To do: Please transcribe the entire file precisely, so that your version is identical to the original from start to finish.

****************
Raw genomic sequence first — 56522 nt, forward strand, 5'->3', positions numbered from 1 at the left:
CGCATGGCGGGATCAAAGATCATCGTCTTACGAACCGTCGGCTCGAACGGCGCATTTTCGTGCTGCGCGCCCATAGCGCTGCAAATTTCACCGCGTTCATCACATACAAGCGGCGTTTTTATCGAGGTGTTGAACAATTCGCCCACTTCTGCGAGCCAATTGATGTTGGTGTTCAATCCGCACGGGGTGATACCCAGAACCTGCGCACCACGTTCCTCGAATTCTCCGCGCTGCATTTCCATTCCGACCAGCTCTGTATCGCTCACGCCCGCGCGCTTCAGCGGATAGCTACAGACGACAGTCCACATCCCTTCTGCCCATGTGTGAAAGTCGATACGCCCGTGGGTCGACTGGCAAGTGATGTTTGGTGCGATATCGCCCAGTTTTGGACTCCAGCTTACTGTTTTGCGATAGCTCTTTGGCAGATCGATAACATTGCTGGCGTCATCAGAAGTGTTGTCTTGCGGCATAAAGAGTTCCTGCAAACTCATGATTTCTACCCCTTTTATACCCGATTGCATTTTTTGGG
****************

Raw genomic sequence first — 56522 nt, forward strand, 5'->3', positions numbered from 1 at the left:
CGCATGGCGGGATCAAAGATCATCGTCTTACGAACCGTCGGCTCGAACGGCGCATTTTCGTGCTGCGCGCCCATAGCGCTGCAAATTTCACCGCGTTCATCACATACAAGCGGCGTTTTTATCGAGGTGTTGAACAATTCGCCCACTTCTGCGAGCCAATTGATGTTGGTGTTCAATCCGCACGGGGTGATACCCAGAACCTGCGCACCACGTTCCTCGAATTCTCCGCGCTGCATTTCCATTCCGACCAGCTCTGTATCGCTCACGCCCGCGCGCTTCAGCGGATAGCTACAGACGACAGTCCACATCCCTTCTGCCCATGTGTGAAAGTCGATACGCCCGTGGGTCGACTGGCAAGTGATGTTTGGTGCGATATCGCCCAGTTTTGGACTCCAGCTTACTGTTTTGCGATAGCTCTTTGGCAGATCGATAACATTGCTGGCGTCATCAGAAGTGTTGTCTTGCGGCATAAAGAGTTCCTGCAAACTCATGATTTCTACCCCTTTTATACCCGATTGCATTTTTTGGG